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A soothing home pedicure routine for people with diabetes
Wash your feet every day.
- Wash your feet in warm, not hot, water. Do not soak your feet because your skin will get dry.
- Before bathing or showering, test the water to make sure it is not too hot. You can use a thermometer (90° to 95° F is safe) or your elbow to test the water.
- Use talcum powder or cornstarch to keep the skin between your toes dry to prevent infection.
Smooth corns and calluses gently.
- Thick patches of skin called corns or calluses can grow on the feet. If you have corns or calluses, check with your foot doctor about the best way to care for them.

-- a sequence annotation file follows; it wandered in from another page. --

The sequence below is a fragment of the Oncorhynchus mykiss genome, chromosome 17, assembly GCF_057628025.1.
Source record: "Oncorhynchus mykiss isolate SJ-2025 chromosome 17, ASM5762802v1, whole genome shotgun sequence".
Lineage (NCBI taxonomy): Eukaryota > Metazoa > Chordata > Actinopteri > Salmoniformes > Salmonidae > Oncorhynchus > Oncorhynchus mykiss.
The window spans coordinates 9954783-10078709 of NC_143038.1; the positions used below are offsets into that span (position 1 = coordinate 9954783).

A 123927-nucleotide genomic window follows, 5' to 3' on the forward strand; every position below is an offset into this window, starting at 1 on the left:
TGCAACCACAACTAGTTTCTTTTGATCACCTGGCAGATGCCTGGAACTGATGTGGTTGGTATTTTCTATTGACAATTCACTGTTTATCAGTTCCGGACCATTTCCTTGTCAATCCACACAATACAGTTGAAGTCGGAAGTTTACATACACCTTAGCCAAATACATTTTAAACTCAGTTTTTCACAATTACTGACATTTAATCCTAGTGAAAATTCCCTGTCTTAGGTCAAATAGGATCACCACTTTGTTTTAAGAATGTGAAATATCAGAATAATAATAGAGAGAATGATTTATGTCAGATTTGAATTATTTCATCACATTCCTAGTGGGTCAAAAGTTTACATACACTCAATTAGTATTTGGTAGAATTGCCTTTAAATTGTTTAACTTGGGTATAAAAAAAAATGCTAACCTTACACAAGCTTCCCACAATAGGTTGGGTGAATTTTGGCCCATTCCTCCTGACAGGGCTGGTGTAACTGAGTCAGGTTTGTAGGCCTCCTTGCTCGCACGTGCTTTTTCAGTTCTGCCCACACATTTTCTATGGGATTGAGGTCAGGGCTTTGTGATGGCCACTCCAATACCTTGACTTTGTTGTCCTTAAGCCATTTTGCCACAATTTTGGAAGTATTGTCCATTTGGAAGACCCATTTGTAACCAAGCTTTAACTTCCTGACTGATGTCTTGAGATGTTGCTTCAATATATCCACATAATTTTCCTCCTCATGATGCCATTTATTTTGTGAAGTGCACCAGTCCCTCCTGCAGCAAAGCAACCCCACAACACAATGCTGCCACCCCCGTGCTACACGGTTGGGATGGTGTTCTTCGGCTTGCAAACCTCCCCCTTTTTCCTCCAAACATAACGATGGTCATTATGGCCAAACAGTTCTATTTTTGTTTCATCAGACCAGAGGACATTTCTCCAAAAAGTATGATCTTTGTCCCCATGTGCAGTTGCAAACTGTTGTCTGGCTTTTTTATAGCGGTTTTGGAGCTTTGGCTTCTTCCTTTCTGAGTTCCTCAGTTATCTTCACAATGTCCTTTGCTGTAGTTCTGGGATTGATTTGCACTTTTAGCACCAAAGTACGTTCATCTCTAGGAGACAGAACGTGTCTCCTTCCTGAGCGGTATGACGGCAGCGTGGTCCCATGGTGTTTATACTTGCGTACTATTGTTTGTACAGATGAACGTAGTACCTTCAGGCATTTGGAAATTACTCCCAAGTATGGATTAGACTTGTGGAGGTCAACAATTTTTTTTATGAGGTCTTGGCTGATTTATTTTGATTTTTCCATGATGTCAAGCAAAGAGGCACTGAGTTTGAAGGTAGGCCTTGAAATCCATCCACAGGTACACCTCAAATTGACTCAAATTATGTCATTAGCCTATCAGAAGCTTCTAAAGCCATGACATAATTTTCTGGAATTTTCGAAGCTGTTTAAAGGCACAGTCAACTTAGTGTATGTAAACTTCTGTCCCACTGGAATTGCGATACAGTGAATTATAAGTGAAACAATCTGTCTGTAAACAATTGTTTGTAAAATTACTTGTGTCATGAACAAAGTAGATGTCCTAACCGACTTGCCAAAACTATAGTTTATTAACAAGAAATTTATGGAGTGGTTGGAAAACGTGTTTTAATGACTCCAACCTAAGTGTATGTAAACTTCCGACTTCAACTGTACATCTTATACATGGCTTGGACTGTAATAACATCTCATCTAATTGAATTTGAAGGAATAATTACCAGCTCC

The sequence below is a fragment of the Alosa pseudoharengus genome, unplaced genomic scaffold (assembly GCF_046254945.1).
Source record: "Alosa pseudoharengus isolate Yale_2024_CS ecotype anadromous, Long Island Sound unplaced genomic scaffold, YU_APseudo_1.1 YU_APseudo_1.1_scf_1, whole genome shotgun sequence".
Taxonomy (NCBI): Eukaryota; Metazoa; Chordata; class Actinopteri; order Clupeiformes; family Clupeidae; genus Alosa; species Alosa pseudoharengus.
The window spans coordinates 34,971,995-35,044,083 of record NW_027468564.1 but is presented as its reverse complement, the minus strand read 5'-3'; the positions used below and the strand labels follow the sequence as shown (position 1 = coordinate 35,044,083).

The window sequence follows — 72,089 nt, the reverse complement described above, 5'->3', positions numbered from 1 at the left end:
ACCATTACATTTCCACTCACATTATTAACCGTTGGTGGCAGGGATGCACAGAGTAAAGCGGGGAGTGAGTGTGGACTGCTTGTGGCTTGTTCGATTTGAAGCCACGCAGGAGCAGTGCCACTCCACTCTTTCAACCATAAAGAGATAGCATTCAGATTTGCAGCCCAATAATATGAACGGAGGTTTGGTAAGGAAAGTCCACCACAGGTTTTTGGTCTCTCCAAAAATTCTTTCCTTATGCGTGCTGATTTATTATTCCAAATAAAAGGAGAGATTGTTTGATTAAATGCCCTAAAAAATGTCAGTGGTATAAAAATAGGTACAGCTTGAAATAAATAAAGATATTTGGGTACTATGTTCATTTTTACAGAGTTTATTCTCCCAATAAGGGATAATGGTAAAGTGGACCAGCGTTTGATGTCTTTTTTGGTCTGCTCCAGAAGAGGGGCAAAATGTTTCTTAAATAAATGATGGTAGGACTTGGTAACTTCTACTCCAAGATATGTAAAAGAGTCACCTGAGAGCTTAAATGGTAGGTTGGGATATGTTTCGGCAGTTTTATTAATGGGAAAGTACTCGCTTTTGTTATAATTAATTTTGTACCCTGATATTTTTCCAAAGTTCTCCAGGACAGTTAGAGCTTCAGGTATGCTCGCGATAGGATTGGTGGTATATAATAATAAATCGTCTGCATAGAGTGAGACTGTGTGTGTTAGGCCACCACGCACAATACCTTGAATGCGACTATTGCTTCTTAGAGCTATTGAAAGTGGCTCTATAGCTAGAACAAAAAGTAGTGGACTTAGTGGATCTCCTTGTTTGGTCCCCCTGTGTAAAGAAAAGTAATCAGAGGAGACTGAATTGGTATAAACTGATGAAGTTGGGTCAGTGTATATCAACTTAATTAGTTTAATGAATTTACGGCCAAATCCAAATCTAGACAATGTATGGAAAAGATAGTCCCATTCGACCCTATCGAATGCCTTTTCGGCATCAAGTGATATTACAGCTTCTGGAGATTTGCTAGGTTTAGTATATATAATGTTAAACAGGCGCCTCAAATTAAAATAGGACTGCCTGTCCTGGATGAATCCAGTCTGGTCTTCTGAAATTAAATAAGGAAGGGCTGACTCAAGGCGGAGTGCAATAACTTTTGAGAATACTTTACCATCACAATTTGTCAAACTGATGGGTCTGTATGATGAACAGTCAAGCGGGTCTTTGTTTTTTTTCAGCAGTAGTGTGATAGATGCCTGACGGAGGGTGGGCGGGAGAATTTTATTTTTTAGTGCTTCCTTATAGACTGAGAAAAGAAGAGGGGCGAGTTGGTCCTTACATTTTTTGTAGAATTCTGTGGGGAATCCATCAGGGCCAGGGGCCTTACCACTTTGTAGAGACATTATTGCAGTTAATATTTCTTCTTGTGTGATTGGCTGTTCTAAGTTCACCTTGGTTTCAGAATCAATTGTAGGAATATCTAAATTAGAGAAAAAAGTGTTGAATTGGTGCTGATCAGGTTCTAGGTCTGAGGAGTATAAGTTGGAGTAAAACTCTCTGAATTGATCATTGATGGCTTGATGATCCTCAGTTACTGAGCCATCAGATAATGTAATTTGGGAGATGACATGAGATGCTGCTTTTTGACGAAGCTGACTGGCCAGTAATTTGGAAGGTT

- If your doctor tells you to, use a pumice stone to smooth corns and calluses after bathing or showering. A pumice stone is a type of rock used to smooth the skin. Rub gently, only in one direction, to avoid tearing the skin.
- Do not cut corns and calluses.
- Do not use razor blades, corn plasters, or liquid corn and callus removers — they can damage your skin and cause an infection.
If you can see, reach, and feel your feet, trim your toenails regularly.
- Trim your toenails with nail clippers after you wash and dry your feet.
- Trim your toenails straight across and smooth the corners with an emery board or nail file. This prevents the nails from growing into the skin. Do not cut into the corners of the toenail.
- Have a foot doctor trim your toenails if:
- you cannot see or feel your feet
- you cannot reach your feet
- your toenails are thick or yellowed
- your nails curve and grow into the skin
Published on February 12, 2015.
Source: National Diabetes Education Program. August 1, 2012.